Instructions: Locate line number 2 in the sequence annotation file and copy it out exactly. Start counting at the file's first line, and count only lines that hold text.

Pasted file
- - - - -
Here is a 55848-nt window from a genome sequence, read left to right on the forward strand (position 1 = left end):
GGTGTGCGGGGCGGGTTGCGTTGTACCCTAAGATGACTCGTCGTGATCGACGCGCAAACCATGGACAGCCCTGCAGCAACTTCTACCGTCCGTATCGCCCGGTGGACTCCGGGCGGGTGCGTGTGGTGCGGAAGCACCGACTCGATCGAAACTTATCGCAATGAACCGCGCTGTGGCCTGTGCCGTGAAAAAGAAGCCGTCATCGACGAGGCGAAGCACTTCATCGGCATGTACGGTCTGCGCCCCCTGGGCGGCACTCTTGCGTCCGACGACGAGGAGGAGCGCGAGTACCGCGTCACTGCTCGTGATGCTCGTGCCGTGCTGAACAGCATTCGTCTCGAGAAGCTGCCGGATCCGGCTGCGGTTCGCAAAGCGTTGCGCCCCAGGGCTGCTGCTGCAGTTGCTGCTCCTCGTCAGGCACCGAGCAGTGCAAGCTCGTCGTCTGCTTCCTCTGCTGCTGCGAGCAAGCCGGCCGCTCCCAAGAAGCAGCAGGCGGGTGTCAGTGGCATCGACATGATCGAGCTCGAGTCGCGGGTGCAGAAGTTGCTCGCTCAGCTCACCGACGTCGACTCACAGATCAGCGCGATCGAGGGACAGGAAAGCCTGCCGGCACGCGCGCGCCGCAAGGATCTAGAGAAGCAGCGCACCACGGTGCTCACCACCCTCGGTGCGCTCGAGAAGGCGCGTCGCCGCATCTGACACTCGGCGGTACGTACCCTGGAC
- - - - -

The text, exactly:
GGTGTGCGGGGCGGGTTGCGTTGTACCCTAAGATGACTCGTCGTGATCGACGCGCAAACCATGGACAGCCCTGCAGCAACTTCTACCGTCCGTATCGCCCGGTGGACTCCGGGCGGGTGCGTGTGGTGCGGAAGCACCGACTCGATCGAAACTTATCGCAATGAACCGCGCTGTGGCCTGTGCCGTGAAAAAGAAGCCGTCATCGACGAGGCGAAGCACTTCATCGGCATGTACGGTCTGCGCCCCCTGGGCGGCACTCTTGCGTCCGACGACGAGGAGGAGCGCGAGTACCGCGTCACTGCTCGTGATGCTCGTGCCGTGCTGAACAGCATTCGTCTCGAGAAGCTGCCGGATCCGGCTGCGGTTCGCAAAGCGTTGCGCCCCAGGGCTGCTGCTGCAGTTGCTGCTCCTCGTCAGGCACCGAGCAGTGCAAGCTCGTCGTCTGCTTCCTCTGCTGCTGCGAGCAAGCCGGCCGCTCCCAAGAAGCAGCAGGCGGGTGTCAGTGGCATCGACATGATCGAGCTCGAGTCGCGGGTGCAGAAGTTGCTCGCTCAGCTCACCGACGTCGACTCACAGATCAGCGCGATCGAGGGACAGGAAAGCCTGCCGGCACGCGCGCGCCGCAAGGATCTAGAGAAGCAGCGCACCACGGTGCTCACCACCCTCGGTGCGCTCGAGAAGGCGCGTCGCCGCATCTGACACTCGGCGGTACGTACCCTGGAC